Tumour transplantation and in vivo imaging. A core method of assessing tumorigenicity has been the use of tumour cell transplantation, in which tumour cells from a donor can be grown in a recipient either of the same species (allograft) or another species (xenograft). This is typically carried out by transplanting human cells into immunocompromised mice such as nu/nu, non-obese diabetic (NOD)–severe combined immunodeficient (SCID) or NOD interleukin-2 receptor, gamma chain (Il2rg)−/− (NOG)–SCID models. There are two major limitations to studying this process in mice. First, the limitation of animal numbers, as grafting more than ten to 12 recipients per group becomes physically and financially untenable. Second, imaging of the engrafted cells, often using GFP or luminescence, has limited resolution. Transplantation in zebrafish has emerged to overcome these limitations (Fig. 4).

Figure 4: Transplantation tools available in the zebrafish.
figure 4

a | Transplantation of primary zebrafish tumour cells (top of the figure) into an irradiated, immunocompromised adult casper or wild-type recipient (middle) allows for detailed assessment of tumour growth and metastasis at single-cell resolution (bottom). b | Transplantation of well-characterized, fluorescently labelled human cell lines or primary human tumours (top) into the zebrafish embryo (middle) reliably leads to engraftment in recipients owing to a lack of immune system development at this time point. Hundreds to thousands of recipients (bottom) can be transplanted in this manner, which can be easily imaged and used for chemical or genetic screening approaches. Images in part a are reproduced, with permission, from Ref. 38 © (2008) Cell Press.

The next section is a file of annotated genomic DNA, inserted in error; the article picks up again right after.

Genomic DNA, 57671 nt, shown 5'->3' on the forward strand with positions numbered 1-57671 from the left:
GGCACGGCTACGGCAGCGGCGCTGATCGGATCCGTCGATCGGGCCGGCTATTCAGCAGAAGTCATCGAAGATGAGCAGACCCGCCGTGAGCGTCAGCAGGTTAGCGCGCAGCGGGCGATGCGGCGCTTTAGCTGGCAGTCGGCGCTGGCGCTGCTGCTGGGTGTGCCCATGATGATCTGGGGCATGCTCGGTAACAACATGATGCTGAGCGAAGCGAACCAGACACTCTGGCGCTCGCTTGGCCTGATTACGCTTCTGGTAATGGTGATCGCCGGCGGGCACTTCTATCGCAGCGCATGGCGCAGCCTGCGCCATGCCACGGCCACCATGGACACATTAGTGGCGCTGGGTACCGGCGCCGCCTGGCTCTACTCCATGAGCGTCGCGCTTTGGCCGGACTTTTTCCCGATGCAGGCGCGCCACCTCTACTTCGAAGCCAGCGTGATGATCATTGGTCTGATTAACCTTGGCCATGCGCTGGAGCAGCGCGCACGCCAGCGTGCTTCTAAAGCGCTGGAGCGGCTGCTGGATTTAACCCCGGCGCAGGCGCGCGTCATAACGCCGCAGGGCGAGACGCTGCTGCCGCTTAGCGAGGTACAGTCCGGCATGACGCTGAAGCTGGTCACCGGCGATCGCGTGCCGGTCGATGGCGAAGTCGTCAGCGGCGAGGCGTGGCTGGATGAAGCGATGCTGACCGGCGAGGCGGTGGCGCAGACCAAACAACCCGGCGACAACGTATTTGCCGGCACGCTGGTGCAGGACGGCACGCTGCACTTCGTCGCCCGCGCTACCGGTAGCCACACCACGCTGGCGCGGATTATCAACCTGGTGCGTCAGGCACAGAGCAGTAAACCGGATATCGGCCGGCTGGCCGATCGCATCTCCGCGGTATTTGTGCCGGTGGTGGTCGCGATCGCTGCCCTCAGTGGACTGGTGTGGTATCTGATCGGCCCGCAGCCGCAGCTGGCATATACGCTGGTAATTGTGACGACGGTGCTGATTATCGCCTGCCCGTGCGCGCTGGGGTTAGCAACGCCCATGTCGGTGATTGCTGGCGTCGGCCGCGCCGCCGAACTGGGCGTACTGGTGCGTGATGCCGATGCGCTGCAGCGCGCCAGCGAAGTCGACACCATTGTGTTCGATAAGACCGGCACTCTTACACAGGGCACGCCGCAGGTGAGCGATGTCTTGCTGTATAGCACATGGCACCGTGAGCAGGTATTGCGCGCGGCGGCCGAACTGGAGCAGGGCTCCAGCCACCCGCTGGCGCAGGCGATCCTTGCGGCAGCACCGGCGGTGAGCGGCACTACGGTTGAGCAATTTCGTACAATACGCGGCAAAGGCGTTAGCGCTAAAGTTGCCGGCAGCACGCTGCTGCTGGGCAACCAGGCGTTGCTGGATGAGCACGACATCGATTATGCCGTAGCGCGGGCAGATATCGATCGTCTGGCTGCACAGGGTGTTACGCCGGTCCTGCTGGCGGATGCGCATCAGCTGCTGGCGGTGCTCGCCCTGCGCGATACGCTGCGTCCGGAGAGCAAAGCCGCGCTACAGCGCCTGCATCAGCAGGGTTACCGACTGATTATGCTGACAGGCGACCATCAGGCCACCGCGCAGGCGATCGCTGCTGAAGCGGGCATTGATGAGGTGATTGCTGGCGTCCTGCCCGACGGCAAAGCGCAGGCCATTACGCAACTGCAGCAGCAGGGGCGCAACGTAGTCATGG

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Langenau and colleagues14 transplanted zebrafish T cell lymphoma cells, driven by MYC, into sublethally irradiated adult zebrafish recipients14 and found that these cells correctly homed to the thymus, suggesting a supportive microenvironment for these cells in this lymphoid-rich organ. Several other zebrafish models of cancer have also been shown to be transplantable, including models of melanoma27,30,31, pancreatic cancer, HCC32,33, B cell acute lymphoblastic leukaemia (driven by ets variant 6 (ETV6)–runt-related transcription factor 1 (RUNX1))34, SV40-driven germ cell tumours35 and Ewing's sarcoma (driven by EWS RNA-binding protein 1 (EWSR1)–Friend leukaemia virus integration 1 (FLI1))36.